I spent months researching for a replacement TV in the master bedroom and finally settled on the Sony KDL32EX523. Set up was a snap – and I did it twice as I did not have a DVR in my bedroom – so I originally connected the TV directly to my Comcast cable (no box or DTA) and it was able to grab all my channels (I do not subscribe to premium services like HBO). A few days later, I added the DVR and was channel surfing in no time. (Well – actually had issues with Comcast to get their own DVR to receive their own signals, so a 1 star rating for Comcast – dang near switched to Direct TV during that process.) Adding the Sony to my wireless network was as simple as entering my network password into the TV (this model Sony has built in wireless – no need for external USB device), just like adding a computer – join the network it found, type in the password, and boom – connected. Initializing the TV to work with my Netflix account was just as simple – I logged into my Netflix account with my laptop – input the code from the TV – and boom – the TV blinked and was instantly added to Netflix. This Sony streams Netflix content better than my TIVO DVR in the other room which is right next to my wireless hub. Picture quality is great – no issues with viewing angle, no high pitched power supply sounds. I do not want to sound like a Sony commercial, but for my use, this is one great TV.

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  2. 47 of 47 people found the following review helpful
    4.0 out of 5 stars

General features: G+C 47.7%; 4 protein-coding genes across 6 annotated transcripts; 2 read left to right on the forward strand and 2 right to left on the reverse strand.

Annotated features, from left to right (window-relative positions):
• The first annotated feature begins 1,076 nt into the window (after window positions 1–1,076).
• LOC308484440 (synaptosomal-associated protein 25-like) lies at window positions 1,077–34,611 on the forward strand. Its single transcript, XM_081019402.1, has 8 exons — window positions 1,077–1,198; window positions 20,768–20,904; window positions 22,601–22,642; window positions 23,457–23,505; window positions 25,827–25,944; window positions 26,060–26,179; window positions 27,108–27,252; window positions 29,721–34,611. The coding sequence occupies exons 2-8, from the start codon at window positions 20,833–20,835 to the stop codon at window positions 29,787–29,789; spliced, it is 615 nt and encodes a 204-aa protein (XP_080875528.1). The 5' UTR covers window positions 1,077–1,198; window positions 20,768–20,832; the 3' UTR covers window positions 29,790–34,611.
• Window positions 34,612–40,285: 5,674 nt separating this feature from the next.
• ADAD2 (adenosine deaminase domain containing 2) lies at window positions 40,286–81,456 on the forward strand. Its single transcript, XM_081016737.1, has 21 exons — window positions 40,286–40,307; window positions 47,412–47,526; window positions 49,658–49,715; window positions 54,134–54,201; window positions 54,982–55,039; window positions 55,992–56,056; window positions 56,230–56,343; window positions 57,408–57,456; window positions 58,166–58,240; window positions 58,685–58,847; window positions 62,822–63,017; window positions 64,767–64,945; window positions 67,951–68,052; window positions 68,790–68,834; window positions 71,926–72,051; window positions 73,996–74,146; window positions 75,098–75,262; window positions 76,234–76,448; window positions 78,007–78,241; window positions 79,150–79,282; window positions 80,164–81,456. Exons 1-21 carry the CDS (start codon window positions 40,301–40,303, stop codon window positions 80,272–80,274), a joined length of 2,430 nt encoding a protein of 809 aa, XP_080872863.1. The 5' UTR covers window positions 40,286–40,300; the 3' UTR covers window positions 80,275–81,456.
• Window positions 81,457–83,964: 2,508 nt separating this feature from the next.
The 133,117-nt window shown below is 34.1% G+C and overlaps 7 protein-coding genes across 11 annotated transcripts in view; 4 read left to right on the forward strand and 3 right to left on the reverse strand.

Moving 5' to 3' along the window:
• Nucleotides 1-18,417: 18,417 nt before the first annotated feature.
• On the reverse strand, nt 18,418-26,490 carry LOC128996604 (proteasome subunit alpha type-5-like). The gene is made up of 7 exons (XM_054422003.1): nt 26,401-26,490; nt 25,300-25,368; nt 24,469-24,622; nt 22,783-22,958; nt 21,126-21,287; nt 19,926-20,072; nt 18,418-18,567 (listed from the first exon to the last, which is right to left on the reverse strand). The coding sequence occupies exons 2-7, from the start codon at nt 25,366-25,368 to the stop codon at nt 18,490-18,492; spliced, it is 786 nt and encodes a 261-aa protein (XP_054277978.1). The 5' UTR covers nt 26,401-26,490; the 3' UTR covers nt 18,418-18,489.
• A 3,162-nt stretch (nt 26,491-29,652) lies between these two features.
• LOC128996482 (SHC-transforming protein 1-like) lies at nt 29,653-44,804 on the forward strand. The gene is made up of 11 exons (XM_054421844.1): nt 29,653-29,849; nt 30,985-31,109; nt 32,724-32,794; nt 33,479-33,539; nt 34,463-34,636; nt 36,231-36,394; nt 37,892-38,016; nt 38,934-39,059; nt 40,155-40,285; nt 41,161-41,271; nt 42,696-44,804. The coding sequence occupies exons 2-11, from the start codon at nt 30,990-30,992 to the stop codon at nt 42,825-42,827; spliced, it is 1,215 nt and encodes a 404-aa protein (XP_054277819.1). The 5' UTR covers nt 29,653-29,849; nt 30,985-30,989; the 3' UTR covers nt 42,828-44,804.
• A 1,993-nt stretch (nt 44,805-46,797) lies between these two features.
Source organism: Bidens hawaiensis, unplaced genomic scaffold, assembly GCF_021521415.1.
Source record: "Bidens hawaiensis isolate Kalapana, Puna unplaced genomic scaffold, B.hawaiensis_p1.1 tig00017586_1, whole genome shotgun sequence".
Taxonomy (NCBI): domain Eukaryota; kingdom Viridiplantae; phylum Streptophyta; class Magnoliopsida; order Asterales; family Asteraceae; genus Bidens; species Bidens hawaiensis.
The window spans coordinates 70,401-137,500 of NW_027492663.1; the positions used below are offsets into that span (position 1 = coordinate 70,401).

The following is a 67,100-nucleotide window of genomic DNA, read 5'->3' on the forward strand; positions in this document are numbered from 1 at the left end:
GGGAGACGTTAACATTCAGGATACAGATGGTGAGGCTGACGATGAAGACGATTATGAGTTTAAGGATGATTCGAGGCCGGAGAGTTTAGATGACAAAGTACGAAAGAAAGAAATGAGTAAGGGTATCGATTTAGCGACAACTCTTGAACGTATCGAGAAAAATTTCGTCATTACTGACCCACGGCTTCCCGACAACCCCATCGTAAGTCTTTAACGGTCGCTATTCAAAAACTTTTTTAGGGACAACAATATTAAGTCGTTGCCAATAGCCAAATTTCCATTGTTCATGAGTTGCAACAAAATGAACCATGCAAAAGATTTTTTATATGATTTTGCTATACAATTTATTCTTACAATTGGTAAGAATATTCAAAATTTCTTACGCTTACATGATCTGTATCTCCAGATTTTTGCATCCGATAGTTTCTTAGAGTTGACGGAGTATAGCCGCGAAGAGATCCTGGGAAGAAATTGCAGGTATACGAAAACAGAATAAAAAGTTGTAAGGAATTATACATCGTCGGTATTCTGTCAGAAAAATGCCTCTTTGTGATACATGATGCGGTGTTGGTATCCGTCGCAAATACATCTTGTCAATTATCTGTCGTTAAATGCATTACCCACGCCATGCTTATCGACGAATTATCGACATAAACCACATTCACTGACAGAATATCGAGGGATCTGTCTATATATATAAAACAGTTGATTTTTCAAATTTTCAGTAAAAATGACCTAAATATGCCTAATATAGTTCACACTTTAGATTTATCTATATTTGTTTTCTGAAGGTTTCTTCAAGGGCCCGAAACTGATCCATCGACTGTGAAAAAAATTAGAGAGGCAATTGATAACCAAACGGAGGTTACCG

Loaded with features… with room for improvement, May 13, 2011
    Dane A. Kantner (Chicago, IL) –

    Overall this is a very nice TV. It’s very thin.

    One of the bigger draws for me was the built in Internet Apps. I had actually returned a Vizio where nothing was working at all (Pandora literally crashed the TV) and got this. This is much better. I’ve tested a few other Internet App tvs and the speed of this Sony one is probably the fastest I’ve seen as far as menu navigation goes. And the menu is also well laid out. For some people it might almost be too many features.

    The Pandora app works well. There’s lots of room for improvement in how it is actually designed (there are color codes on the menu, and they only associate one with a feature–skip–why not have one associated with thumbs up, thumbs down, etc). No good visual effects. But it works for what it needs to–playing music.

    The Qriocity video stuff doesn’t work at all. I’ve never seen anything played through it, or even a choice of items to play. I don’t know what the deal is, but my understanding is that Sony has been hacked recently and has completely shut the service down for now. It may as well not be there.

    The Amazon streaming on demand works REALLY well and is high quality. If you’re an Amazon Prime member there is a fairly extensive selection of titles that become free when you authenticate with your Prime account. (The entire series of Inspector Gadget!)